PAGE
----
A study of the behaviour of multi-storey coupled shear walls.

TWIGG, David R. (1976). A study of the behaviour of multi-storey coupled shear walls. Masters, Sheffield Hallam University (United Kingdom)..

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Abstract

This thesis deals with the elastic analysis of non-uniform coupled shear wall structures.The main methods of analysis available for coupled shear walls, namely the wide column frame method, the continuous connection method and the finite element method, are discussed. Particular attention is given to non-uniform walls, non-rigid foundations, the importance of beam-wall flexibility and the importance of coupling action. The direct solution of the governing differential equation, derived using the continuous connection approach, is briefly outlined for a uniform structure, but since the equations involved very soon became unmanageable when the method is extended to cater for non-uniform walls, a numerical solution in the form of the Matrix Progression Method is studied with a view to using it for complicated structures. The method is first applied to a uniform coupled shear wall containing one band of openings and subjected to both a uniformly distributed lateral load and a point load. The analysis is then extended to deal with structures having abrupt changes in geometry and containing more than one band of openings. A brief description of the computational methods involved in the solution is given. Matrix Progression solutions are presented for a variety of non-uniform coupled shear walls, including walls of varying degrees of coupling action supported on both central and offset columns, and the results are compared with wide column frame solutions. In addition, for both symmetrical and non-symmetrical walls with one abrupt change in cross-section, the solutions are compared with experimental results obtained from tests on Araldite models.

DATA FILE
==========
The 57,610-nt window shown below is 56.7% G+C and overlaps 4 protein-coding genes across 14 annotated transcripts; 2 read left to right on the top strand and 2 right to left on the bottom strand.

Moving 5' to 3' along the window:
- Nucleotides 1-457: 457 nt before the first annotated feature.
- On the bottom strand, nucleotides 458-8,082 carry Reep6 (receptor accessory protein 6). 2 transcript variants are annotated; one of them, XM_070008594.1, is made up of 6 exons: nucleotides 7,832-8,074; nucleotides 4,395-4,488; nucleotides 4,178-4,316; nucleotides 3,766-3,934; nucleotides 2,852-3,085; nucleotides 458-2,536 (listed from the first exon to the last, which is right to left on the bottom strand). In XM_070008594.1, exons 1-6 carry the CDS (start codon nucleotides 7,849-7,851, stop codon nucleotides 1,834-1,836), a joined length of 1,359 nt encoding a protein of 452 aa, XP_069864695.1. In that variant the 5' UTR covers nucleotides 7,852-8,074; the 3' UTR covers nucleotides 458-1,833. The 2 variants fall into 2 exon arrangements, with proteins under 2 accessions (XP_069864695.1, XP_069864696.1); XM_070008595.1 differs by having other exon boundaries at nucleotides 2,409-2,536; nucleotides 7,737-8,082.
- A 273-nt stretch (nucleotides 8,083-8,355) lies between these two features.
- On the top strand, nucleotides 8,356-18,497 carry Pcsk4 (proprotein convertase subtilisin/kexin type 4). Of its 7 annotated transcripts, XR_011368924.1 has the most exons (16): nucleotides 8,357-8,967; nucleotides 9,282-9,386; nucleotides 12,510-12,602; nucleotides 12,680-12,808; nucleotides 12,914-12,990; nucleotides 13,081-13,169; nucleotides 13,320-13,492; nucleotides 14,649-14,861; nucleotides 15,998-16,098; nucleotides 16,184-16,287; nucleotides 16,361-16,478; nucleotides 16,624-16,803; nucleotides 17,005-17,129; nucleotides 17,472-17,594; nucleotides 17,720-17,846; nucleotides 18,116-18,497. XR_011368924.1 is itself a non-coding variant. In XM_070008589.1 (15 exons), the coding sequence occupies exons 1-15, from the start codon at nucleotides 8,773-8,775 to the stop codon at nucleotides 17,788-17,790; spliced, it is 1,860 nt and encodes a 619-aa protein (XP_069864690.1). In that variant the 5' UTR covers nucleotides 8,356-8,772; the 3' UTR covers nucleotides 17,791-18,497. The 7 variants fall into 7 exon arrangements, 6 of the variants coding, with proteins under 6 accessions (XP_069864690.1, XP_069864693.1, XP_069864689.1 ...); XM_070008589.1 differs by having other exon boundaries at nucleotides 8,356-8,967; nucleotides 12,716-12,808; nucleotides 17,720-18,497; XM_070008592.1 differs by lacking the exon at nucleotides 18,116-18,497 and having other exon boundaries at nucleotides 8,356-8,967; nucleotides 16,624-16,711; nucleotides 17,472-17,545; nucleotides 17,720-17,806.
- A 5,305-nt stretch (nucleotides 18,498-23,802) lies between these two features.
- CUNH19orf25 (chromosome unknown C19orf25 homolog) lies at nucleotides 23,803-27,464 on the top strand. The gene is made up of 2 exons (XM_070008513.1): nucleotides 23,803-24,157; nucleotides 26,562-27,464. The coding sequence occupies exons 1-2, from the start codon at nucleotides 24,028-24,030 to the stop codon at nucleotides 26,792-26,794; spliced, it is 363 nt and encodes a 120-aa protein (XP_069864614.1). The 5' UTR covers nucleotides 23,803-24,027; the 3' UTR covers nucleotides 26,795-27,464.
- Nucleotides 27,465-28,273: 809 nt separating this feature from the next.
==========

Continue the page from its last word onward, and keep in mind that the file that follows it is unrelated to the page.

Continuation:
Item Type: Thesis (Masters)
Additional Information: Thesis (M.Phil.)--Sheffield Hallam University (United Kingdom), 1976.
Research Institute, Centre or Group: Sheffield Hallam Doctoral Theses
Depositing User: EPrints Services
Date Deposited: 10 Apr 2018 17:22
Last Modified: 06 Jun 2018 12:40
URI: http://shura.shu.ac.uk/id/eprint/20463

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